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Twitter's Not Just for Teens and Millennials


Get in on the conversation

As you scan through your Twitter feed, you're likely to bump into a number of surprising tweets in your quest for worthwhile content to share with your audience. It is one of the most popular social media outlets, after all, and this app has collected people from all walks of life. Even though you might have intended your Twitter feed to be another source of news, adding only The New York Times and Time magazine to your feed, the temptation to add a celebrity to your queue can sometimes feel overwhelming. What's Pink up to when she isn't dangling from silks at the Grammys? Does Martha Stewart bake all the time?

Fortunately, there's no harm in this. In fact, if your brand is using Twitter, you're demonstrating that you, too, are human, capable of making mistakes and participating in a vast community of individuals who run the gamut of fame. If you're unsure about how using Twitter can grow your small business, take a look at the ideas below for a little tweet-rrific advice:

Show that your human

As was noted above, there's no harm in showing off a little humanity with Twitter. Because of its community setting, a tweeted response to a consumer's question is perfectly normal. In fact, people have to come expect that if they're lucky (or persistent enough), they'll receive the attention of their peers in the form of a retweet, a favorited star or a real response, not something automated and lifeless. As a small business owner, you're in a good position to speak directly to your customers and to allow your brand to take on a realistic voice. Did you have a successful company party recently? Go ahead and post an appropriate picture or two. Your followers will eat it up.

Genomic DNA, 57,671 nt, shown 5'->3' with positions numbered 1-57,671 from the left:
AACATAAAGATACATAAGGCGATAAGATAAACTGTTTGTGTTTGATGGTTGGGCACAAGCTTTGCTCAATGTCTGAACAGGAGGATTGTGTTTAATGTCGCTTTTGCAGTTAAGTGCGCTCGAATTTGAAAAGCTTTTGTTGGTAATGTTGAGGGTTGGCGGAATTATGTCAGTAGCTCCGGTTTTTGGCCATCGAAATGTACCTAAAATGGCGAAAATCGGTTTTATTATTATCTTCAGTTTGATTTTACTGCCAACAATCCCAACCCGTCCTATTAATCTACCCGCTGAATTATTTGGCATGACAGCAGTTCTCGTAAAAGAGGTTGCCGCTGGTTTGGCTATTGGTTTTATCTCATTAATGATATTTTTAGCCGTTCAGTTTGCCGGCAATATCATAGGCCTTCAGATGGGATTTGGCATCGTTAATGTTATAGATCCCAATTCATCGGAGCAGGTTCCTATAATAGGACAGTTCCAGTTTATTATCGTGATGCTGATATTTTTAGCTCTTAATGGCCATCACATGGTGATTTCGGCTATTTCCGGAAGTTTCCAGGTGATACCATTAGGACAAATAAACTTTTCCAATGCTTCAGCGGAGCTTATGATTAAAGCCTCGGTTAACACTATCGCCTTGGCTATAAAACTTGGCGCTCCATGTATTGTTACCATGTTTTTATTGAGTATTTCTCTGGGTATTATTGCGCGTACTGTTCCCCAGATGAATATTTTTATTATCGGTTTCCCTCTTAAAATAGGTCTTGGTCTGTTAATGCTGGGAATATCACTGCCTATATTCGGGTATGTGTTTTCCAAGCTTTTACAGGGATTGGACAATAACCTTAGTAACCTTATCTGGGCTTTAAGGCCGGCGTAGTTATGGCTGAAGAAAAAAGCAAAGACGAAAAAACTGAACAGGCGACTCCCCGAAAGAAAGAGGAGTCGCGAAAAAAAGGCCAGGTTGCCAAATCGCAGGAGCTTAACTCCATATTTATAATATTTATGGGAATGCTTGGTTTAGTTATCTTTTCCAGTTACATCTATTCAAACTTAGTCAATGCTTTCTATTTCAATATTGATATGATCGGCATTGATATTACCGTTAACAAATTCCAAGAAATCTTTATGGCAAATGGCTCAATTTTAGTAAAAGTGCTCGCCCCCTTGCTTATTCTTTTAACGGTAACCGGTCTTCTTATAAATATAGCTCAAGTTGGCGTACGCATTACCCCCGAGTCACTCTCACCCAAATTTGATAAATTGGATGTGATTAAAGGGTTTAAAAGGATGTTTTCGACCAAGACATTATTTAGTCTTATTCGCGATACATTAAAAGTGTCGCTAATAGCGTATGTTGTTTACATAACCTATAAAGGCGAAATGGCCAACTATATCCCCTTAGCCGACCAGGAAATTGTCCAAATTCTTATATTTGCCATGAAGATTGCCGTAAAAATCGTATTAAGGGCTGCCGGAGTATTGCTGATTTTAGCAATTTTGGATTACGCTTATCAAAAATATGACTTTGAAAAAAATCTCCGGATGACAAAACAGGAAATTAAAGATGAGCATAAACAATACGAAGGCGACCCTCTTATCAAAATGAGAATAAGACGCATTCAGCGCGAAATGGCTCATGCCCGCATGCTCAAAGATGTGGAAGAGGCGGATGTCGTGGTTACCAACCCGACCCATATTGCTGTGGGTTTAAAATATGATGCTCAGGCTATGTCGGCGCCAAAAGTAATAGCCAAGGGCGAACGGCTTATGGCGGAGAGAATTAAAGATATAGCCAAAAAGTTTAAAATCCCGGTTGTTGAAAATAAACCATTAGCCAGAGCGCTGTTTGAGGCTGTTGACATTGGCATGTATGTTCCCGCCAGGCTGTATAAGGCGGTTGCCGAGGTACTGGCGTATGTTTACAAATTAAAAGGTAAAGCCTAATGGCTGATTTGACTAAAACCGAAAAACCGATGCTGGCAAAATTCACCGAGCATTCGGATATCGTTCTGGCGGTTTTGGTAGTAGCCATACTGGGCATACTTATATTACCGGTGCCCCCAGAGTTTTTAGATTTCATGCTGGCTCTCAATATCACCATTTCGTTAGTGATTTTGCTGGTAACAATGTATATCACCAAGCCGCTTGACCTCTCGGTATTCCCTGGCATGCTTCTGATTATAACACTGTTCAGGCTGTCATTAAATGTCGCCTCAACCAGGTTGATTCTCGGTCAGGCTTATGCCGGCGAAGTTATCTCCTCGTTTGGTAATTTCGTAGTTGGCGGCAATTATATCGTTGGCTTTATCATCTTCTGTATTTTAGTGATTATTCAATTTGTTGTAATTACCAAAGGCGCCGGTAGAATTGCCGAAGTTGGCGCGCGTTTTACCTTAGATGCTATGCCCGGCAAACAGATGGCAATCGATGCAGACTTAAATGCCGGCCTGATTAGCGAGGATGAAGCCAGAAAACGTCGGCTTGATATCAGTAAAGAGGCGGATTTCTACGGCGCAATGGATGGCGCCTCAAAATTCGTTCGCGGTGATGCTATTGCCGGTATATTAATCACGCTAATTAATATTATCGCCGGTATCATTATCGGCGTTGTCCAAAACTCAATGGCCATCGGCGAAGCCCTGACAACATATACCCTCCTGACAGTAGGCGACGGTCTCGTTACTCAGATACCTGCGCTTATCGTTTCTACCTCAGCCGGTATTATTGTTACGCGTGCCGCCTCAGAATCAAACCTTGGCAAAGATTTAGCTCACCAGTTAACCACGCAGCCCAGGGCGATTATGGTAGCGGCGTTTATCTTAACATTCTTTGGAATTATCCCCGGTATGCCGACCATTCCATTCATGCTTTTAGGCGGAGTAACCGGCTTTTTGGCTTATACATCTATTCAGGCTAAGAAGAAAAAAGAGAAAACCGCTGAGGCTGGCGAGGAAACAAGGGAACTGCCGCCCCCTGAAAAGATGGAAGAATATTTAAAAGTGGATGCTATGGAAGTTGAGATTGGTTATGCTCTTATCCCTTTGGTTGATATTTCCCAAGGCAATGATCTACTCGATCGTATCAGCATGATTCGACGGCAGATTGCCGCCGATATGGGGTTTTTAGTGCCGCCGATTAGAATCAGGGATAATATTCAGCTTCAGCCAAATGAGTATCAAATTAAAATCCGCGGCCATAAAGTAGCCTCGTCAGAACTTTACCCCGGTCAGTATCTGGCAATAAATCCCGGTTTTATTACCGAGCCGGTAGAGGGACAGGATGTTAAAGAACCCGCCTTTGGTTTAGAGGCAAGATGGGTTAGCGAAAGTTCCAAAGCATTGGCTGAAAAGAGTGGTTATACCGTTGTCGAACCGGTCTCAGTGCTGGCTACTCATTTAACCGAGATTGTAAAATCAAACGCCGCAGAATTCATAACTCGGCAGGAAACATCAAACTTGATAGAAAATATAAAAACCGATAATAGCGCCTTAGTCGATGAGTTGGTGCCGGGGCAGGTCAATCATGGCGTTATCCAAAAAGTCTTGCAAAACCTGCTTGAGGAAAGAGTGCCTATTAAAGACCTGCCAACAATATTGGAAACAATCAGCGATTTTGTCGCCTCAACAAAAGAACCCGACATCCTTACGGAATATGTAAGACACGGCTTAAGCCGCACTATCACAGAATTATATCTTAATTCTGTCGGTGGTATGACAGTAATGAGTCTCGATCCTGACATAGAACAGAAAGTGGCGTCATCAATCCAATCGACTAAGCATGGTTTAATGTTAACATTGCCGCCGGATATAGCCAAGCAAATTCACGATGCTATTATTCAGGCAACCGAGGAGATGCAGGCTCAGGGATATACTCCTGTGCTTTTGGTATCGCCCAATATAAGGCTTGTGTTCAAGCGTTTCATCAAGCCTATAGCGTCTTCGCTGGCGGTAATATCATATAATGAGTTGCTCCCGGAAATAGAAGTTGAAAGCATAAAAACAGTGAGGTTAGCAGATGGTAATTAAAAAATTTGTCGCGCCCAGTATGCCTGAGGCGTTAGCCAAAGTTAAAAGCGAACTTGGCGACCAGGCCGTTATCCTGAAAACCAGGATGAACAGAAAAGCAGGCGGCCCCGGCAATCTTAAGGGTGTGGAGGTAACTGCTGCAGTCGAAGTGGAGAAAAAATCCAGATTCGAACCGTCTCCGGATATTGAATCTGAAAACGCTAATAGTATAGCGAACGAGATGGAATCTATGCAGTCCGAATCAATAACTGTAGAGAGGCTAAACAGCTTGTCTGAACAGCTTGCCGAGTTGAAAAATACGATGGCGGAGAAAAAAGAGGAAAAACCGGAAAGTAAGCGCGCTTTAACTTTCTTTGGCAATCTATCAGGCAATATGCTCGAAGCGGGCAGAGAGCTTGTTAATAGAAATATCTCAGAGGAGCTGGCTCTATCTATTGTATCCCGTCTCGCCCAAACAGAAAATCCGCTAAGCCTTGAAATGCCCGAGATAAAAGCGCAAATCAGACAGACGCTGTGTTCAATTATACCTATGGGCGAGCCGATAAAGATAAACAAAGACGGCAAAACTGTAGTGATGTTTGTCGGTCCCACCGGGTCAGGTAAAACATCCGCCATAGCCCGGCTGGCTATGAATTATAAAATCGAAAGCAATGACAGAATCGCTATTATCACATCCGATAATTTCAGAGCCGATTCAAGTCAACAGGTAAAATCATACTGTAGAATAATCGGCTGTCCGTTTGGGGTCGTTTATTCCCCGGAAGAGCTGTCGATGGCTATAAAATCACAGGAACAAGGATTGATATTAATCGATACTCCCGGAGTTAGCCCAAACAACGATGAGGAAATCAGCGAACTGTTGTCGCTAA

Set a few boundaries and stick to them

Perhaps as a caveat to the above note, it's important to know when you might be stretching the limitations of your followers' attention spans. Or worse, if your brand isn't necessarily set up to be as free-form as Twitter might allow, you could risk alienating loyal followers. In this instance, all it really takes is a little common sense. Would you get in trouble with your biggest fans if you tweeted about an event from last weekend? Will you risk boring people if you post a picture of your breakfast bagel and coffee? The more you interact with your audience, the better you will get to know them and what they're interested in.

Take mistakes in stride

Remember that accidents happen. Typos, errors in grammar and formatting are all commonplace in the world of Twitter, and these warning points shouldn't stop you from engaging with your audience. The more you think of Twitter as a relationship, and not just a means of promoting your products or services, the more success you'll have in captivating and growing your audience. Think of how many times you had to speak to an automated answering or customer service system recently and how much you disliked it. While efficiency might have been the purpose, it just doesn't have the same impact. A real-life person making common human errors, however, is more memorable and always more comfortable to respond to than a robot.

If you start tweeting, don't stop

If you set a Twitter precedent of sending one or two tweets out per day, try not to lapse from this schedule. There's nothing more bothersome than relying on something only to have it suddenly change. Give your followers something they can count on. If you're feeling stretched for content or just can't decide how to phrase something in just 140 characters, give it a moment and then go with your gut. Making a simple, harmless mistake is much less dangerous than becoming an unreliable brand.


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